It’s that time of year…the leaves are changing, a chill is in the air. Holiday decorations are going up, and turkeys fear for their lives. Stress sets in as you realize that Christmas is only 38 days away…and you have no clue what to get the kids, the dog or your crazy aunt. Fears creeps up as you remember you’ve got to get that donation to the thrift store or make that tax payment…and the in-laws tell you they’re coming to stay from Thanksgiving to New Year…and it’s your turn in the rotation to host the office Christmas Party.
And then, for the geeks in the crowd…Autodesk University is only two weeks away. If you’re a speaker, it’s a special time of year.
A time to reflect on the thoughts and ideals you wanted to share…until you realize you left that key sentence out of your handout, “the opinions expressed in this document are only those of the writer”.
A day to plan out how you want to go through the right series of steps to get a point across…and the Autodesk Application Manager installs Revit 2016 Release 2, which changes the dialogs you captured 6 months ago.
A minute to polish your presentation…and you see a hole in the corner of your sport coat’s armpit…and you’re an arm waver.
A second to consider using the latest model you worked on…and realize you never got permission to use the file from the client.
But putting all the fears aside, you plug through your PowerPoint, make sure your teeth are brushed, that you have plenty of business cards, and get your tablet or iPhone updated with the AU application that will keep you from getting lost for the next several days.
For me, this year’s reflection goes back to the classes I have. The two that Autodesk selected. The ones that were almost an afterthought, fillers for what to use if they didn’t want the ones I really wanted to teach this year. And it got interesting…why did these get picked? What it something that they believe the industry wanted to hear and needed to know? Or was it just eeny-meeny-miney-mo?
There are two, but the first one is the one I wanted to cover the most. We talk about worksharing in a Revit project, and networking, and collaboration solutions the design firm should consider, that offer the best return on investment. And it wound up being the hardest presentation I’ve had to write to date…how do you make this topic interesting? Challenging? Inspirational? And Valuable?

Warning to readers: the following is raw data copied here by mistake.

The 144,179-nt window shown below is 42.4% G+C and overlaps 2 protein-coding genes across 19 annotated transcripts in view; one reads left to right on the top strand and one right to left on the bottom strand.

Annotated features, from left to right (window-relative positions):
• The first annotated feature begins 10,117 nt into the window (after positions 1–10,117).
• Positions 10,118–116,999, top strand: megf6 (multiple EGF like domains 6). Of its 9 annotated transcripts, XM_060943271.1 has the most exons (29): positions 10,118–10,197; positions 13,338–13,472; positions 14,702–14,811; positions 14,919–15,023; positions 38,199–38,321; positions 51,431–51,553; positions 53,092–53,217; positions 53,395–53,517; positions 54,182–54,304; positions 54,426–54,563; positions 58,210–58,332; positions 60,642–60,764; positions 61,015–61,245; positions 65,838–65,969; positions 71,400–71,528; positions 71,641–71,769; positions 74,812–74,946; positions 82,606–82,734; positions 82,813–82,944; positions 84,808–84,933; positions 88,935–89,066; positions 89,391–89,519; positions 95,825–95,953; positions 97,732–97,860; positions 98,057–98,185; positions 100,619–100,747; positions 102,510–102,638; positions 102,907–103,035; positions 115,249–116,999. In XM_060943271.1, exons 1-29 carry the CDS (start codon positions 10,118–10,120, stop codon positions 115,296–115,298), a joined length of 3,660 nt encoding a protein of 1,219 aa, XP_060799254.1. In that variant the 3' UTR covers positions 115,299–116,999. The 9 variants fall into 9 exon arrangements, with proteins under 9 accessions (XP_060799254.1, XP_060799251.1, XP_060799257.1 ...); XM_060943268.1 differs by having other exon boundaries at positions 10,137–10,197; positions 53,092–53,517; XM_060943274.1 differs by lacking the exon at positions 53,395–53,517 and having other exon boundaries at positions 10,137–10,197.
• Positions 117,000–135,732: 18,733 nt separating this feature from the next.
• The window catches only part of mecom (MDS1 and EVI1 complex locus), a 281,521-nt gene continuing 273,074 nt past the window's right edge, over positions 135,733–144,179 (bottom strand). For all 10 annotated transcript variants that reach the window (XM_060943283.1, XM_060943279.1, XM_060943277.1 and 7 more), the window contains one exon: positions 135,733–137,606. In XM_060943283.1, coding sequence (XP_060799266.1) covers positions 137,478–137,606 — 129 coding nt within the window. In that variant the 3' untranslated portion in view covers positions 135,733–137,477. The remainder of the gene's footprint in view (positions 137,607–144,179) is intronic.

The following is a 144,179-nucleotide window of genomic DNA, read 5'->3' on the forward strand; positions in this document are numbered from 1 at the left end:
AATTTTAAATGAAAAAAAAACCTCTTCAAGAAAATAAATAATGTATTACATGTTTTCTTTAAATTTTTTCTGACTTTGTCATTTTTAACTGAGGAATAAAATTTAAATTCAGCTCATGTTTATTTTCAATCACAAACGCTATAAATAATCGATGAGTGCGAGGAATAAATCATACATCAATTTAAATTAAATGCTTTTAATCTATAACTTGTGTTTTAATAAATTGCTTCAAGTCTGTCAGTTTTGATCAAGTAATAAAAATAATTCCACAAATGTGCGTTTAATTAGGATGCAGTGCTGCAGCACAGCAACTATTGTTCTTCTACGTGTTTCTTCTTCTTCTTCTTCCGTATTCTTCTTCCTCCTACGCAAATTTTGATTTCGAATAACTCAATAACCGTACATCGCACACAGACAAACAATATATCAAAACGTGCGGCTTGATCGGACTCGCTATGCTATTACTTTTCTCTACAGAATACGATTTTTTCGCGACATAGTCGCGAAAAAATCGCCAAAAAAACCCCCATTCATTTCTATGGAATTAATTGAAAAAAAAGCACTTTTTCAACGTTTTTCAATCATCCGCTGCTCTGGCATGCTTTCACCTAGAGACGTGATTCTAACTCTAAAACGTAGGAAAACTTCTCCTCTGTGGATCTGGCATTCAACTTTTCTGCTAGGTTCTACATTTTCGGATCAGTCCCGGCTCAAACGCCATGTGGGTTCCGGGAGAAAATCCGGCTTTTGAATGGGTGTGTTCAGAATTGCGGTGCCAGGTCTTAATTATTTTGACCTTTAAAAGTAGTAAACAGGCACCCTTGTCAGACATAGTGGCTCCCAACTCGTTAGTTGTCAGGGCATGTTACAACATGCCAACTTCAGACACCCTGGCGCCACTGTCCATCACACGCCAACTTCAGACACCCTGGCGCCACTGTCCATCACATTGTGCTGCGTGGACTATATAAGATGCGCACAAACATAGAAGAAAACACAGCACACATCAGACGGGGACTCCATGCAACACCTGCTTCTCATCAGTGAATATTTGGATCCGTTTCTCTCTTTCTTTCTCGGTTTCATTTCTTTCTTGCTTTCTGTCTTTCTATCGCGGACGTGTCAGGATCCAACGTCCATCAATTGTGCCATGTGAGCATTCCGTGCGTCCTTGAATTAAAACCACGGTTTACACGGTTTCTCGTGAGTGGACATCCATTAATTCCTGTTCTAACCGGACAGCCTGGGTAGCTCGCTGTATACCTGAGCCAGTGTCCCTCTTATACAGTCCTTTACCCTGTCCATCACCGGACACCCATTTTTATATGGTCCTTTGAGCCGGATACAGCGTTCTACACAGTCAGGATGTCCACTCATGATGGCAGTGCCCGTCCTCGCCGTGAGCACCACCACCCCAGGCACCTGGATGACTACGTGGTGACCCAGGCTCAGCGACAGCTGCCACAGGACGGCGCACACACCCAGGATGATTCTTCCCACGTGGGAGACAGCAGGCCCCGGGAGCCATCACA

As I was writing it, I realized how intense the topic could become, and how easy it is to get lost “in the weeds” drilling down to too much detail. I had to back myself up, and realize, from my layman’s perspective, that sometimes it’s not about presenting yourself and how “smart” you are.
But rather, it’s about being able to relate to the same problem someone else may be having, and how insight we provide could help them avoid the same problems later. AU isn’t about the classes…it’s about the networking, the personal connection and the shared mindset we all have. It’s about coming to a common place, that we all have the same goals. To get better at what we do, making the most of our time so have more time later to do…something else. Sort of a “love what you do, to get to do what you love” mindset.
I realized that going back to the beginning helped me understand better what it took to get where we are, and just how much life has changed since the garage so many years ago.
And I as was reflecting back on the class, I thought about what I had seen this year. I got to meet the original creators of Revit, and tell them how big of an impact they not only had on my life, but on thousands of others. I got to spend time with some awesome co-workers, who seized the moment, jumped on the bandwagon, and continue to push me – and the firm – to the next level. And we’ve been having a great time doing it, too. But it was cool telling Leonid and Irwin just what we were doing with the software, and seeing their keen interest in how it was being used, so far beyond what the original expectations were.
I turned the speed limit this year, and was able to look back on how much has changed since 1985, when I first got the chance to sit down at a computer and draw, and see the output on an old HP pen plotter. I look at the fascination I had then, and marvel at how far we’ve come, in just a generation. Not just buildings, but systems. Not just offices, but water treatment plants. Not just piping, but distribution stations that aren’t in a building at all. And when I come back to the handout for the class, I realize – it’s important to share where we came from, but just as important to have clear vision for where you want to go…and learn what’s out there for you.
I think ahead about who I would groom to take my place, to carry the banner and lead the charge for the future of design. Would they have the same passion? Would they be willing to commit themselves to being an advocate for getting away from “we’ve always done it that way”? Would they be able to blend common sense in, with the same desire for making their spot in the office and the community a better place?
Let me make a suggestion – spend some time this year looking for the students at AU this year. Go to the exhibit hall, and look for the youngest person in the room. Strike up a conversation – and ask them what they think. And realize…
That’s who we’re working for. That’s who we are teaching the skills we’ve been lucky to learn. That’s who will carry that torch. Share your passion, your knowledge and make sure they know – hey, this can be fun, too. Have a good time in your class – get down off the stage, get out in the audience, and make contact. And walk away with a lifetime of friends…that you’ll never forget.
At least until that average temperature of summer catches up with you…you old folks know what I mean…so get ready. In two weeks, it’ll be time to show the next generation…this is how we roll…and ramble…;-)
See you in Vegas!